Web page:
Through retrospection I discovered that everything I experienced as being major disasters in my life actually turned out to be crucial turning points that has made me the person I am today - and I wouldn't trade that for all the tea in China (and I LOVE Chinese tea!).

Which classic have you tried reading, but you can't seem to finish?

Captain Corelli's Mandolin by Louis de Bernieres.

Which book are you reading at the moment?

Dietary Healing, the Complete Detox Program by Kathryn Alexander - she is the most brilliant woman I know.

Which work of non-fiction has most opened your eyes?

You Can Heal Your Life by Louise Hay - It introduced ideas that were way beyond my boundaries of possibility... yet over the years I've seen how what she says may be possible... very interesting.

How do you treat your books: do you put them away safely every time you've been reading or do you take them with you everywhere you go?

I find that I'm fairly rough with paperbacks - they go on holidays with me and spend a fair amount of time in the bath (that was before water restrictions)... but I treasure hardbacks like gold and barely leave fingerprints on them. I actually collect old hard cover Dr. Seuss books - they're really old school and I love them... and they're getting harder and harder to find.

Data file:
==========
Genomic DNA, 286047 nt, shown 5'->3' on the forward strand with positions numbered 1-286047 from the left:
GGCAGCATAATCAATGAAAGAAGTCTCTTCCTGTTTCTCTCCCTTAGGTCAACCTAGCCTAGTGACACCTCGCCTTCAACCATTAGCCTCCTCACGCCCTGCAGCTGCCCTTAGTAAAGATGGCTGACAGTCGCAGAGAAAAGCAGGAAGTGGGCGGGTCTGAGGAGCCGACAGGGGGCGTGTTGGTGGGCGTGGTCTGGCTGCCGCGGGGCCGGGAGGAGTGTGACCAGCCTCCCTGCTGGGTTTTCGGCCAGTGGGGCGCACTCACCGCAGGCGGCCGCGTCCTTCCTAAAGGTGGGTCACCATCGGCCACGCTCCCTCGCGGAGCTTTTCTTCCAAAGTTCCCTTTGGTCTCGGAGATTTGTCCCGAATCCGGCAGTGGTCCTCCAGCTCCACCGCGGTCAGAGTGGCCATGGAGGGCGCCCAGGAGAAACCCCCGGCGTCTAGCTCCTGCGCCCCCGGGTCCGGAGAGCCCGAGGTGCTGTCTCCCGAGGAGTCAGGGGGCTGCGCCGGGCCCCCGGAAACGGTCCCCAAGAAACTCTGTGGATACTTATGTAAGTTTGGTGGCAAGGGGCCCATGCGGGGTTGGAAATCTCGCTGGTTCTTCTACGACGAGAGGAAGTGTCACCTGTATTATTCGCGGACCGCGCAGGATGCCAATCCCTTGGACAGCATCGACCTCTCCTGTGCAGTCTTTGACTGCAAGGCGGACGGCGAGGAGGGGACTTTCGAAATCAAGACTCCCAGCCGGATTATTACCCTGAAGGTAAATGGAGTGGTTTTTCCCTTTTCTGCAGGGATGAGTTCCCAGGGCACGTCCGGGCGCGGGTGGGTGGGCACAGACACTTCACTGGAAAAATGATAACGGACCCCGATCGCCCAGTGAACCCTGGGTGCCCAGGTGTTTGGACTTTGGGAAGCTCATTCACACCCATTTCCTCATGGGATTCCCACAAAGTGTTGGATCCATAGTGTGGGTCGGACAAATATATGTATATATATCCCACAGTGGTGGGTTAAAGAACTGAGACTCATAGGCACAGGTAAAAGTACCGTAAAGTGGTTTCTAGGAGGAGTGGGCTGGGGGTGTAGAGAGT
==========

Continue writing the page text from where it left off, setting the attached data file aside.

If your life were a novel, who would it be written by?

Danielle Steele and Stephen King a good mix of romance, drama... and HORROR! ... it ends like a fairy tale though.

Which book would you love to see as a film?

Sorrow Mountain the story of Ani Pachen she's a Tibetan warrior nun (true story), who lives during the Chinese invasion of Tibet. It explains her tale of struggles and survival. It would have to be an arthouse film, not mainstream, if it was released in cinemas.

To you, what is writing?

Writing can be the biggest frustration and greatest of joys. I find it most difficult when I'm forced to write something either for a certain purpose or due at a certain time. The most enjoyable form of writing for me is when it is inspired and it's bursting to come out... and my hands can't keep up with my thoughts. It's the most liberating creative process when it comes to me like that - I love it!

When did you decide to become a writer?